Greater pluralism: I am also excited by the developing push back in Asian cultures as well as increasingly from Sub-Saharan African and Latin American cultures, against the hegemony of the assumption of Western culture, capitalism and notions of nation state. This is going to change the face of international discussions and development and has many fascinating alternatives to the Western model which have been suppressed or ignored – like the faiths – for the last hundred years or more. It also has considerable risks. This will shape us in ways it is only just beginning to be seen as we move from an assumption of a monoculture to a pluralist world. The faiths have been at the forefront of pushing for greater pluralism.

Developments in the Islamic world

Al Mizan: The slow emergence of one of the most important faith environment documents, the Islamic Al Mizan (The Balance) is both a source of great excitement and some frustration. Excitement because this – rather like Laudato Si' for Catholics – will be a defining document on Islamic teachings about our place within creation.

Frustration, because it was due to be launched this month but has been delayed. There is a great deal of activity circling around this document on finance, land use and so on, amongst Islamic organisations and we would love to help further Al Mizan's potential to be a guide to Islamic FCI finance. Hopefully it will be launched in March next year. This is a space to watch.

Muslim World League: A very unexpected, but welcome, new player on the scene from the Islamic world is the Muslim World League, one of the oldest international Muslim networks. It produced the first Islamic statement on the environment for the first faith and environment meeting at Assisi in 1986, hosted by HRH The Duke of Edinburgh and WWF. It has created a new organisation, Faith for our Planet (FFOP), to enable faiths – especially the Abrahamic faiths – to work together on environmental issues and we have specifically written content and given advice on FCI. 

Other moves on faith-consistent investing

Ecumenical Patriarch Bartholomeus
Ecumenical Patriarch Bartholomeus

I am delighted, too, that the Orthodox Churches – which reach out to some 300 million followers – are planning an audit of their land, finances and environmental actions, and have approached us for advice.


The very first religious leader to make the environment his key issue was the Ecumenical Patriarch Bartholomeus (pictured right) in 1993. He is known as the Green Patriarch. He has asked the World Fellowship of Orthodox Youth to lead on this potentially highly significant work.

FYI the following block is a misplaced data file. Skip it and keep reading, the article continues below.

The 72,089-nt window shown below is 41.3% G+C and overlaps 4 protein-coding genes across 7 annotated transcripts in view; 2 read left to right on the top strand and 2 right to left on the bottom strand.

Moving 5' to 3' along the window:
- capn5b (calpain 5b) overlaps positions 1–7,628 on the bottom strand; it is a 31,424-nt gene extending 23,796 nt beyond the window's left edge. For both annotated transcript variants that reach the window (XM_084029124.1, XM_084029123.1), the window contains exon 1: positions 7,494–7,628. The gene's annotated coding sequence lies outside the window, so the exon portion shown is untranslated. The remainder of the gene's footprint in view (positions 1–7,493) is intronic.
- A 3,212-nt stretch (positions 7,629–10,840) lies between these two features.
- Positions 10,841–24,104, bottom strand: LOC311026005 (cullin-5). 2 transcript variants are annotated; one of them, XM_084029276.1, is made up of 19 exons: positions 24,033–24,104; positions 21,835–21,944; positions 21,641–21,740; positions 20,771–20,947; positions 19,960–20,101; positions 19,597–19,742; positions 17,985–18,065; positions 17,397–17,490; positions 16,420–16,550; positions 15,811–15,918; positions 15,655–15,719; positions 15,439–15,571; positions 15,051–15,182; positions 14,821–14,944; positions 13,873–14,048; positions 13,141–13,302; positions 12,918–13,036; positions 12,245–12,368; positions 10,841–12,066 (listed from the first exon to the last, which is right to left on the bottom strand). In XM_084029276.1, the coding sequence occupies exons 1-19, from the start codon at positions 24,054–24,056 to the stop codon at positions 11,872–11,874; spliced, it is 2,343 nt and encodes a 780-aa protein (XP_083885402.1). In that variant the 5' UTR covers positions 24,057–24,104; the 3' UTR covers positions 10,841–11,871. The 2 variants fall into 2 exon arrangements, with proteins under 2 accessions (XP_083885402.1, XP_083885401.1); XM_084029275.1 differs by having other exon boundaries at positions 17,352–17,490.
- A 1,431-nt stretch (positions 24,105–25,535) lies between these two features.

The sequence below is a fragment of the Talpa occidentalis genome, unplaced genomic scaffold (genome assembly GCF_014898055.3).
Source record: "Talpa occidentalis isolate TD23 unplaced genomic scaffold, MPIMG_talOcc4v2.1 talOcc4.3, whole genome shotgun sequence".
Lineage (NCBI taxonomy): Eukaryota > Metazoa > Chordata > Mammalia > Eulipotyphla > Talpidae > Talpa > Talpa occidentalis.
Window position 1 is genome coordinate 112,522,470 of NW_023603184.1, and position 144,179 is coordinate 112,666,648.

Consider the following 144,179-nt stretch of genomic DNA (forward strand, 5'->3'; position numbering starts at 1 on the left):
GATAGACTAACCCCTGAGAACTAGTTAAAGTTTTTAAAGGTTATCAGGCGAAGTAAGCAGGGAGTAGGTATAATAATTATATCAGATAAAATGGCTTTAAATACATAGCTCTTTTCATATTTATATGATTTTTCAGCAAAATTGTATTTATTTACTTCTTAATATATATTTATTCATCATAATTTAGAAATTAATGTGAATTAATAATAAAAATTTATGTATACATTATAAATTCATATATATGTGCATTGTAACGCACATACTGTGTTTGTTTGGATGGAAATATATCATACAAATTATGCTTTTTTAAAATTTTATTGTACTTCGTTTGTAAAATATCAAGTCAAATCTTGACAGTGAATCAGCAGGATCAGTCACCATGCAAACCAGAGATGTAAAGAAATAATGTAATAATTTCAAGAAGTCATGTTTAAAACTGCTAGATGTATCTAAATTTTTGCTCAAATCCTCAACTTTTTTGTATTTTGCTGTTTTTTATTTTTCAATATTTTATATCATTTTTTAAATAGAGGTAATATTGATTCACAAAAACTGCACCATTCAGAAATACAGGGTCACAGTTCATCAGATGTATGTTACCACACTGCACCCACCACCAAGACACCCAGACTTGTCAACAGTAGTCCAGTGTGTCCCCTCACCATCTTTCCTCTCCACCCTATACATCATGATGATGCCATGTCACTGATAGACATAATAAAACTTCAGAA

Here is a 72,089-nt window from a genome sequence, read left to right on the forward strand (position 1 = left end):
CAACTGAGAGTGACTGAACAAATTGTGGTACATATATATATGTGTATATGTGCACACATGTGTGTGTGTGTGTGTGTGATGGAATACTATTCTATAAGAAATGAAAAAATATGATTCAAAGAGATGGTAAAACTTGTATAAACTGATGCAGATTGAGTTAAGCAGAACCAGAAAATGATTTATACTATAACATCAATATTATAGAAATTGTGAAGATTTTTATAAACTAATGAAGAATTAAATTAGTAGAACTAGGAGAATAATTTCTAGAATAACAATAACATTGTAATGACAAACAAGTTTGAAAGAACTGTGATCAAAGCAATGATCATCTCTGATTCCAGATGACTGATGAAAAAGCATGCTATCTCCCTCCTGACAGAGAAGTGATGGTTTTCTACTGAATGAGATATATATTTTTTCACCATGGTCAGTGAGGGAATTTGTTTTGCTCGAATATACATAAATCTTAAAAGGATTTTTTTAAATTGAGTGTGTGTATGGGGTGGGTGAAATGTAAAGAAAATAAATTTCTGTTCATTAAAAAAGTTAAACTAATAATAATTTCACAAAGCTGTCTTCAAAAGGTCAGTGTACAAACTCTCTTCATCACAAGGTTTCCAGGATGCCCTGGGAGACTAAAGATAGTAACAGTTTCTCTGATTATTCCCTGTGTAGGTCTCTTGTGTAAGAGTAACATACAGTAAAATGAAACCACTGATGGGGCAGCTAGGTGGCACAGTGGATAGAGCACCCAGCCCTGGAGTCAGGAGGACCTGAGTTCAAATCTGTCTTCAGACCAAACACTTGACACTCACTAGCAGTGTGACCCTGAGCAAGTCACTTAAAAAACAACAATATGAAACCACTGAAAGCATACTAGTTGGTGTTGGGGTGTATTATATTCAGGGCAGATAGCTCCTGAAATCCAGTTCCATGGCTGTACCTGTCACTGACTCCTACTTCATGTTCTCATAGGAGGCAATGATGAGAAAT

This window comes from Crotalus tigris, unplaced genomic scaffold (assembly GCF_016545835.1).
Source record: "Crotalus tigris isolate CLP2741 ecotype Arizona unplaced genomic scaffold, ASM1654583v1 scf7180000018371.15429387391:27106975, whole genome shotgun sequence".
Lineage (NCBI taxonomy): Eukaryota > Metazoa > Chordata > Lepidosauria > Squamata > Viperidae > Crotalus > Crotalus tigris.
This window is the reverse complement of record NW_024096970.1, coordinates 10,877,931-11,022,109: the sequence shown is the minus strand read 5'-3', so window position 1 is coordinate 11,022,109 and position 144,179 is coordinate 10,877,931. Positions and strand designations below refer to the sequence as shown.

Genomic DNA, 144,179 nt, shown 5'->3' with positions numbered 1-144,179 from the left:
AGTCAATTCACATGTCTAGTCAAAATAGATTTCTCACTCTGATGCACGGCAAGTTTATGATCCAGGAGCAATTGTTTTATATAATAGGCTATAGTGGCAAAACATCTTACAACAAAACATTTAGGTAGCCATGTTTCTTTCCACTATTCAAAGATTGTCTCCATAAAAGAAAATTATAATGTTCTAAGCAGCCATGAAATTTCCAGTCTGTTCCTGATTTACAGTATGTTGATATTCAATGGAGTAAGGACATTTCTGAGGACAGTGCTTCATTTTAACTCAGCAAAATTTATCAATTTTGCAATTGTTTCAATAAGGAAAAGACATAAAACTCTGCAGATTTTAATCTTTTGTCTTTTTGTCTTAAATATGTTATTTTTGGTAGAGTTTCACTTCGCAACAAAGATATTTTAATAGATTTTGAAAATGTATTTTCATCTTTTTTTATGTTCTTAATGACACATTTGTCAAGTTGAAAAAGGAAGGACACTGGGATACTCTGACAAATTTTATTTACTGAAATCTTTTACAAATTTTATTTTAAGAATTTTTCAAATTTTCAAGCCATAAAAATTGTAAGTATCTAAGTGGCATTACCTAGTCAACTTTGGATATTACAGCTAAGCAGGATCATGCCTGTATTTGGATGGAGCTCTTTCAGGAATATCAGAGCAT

Other groups are also slowly making their way towards faith-consistent investing (FCI). In particular, the Church of Jesus Christ of Latter Day Saints continues on its path of exploring its own teachings and financial practices through the formation of its Fastforward programme which it is making increasingly multi-faith. And in Japan, we have been exploring the potential for the 50-plus faith-based universities (Catholic, Protestant, Shinto, Buddhist Confucian) to develop FCI for their considerable holdings.

The collapse of old barriers

Finally I have watched with delight old barriers and fake divisions collapse: not between the faiths but in the secular, and especially UN, worlds. I find that now almost no-one thinks in terms of just climate, or just sustainable agriculture or just biodiversity. Today, these are seen as fundamentally linked and I am delighted that the faiths are at the forefront of the global response to the climate crisis and to all these interlinked issues.


This gives FaithInvest a broader canvas to work on, which is demanding, given our limited resources, but essential if we are to play a serious role in the growing world of the faiths as the largest and most powerful sector of civil society taking action on the breadth of environmental, social and financial issues that confront this fragile, beautiful created world.


With all good wishes to you all for a peaceful and blessed festive season!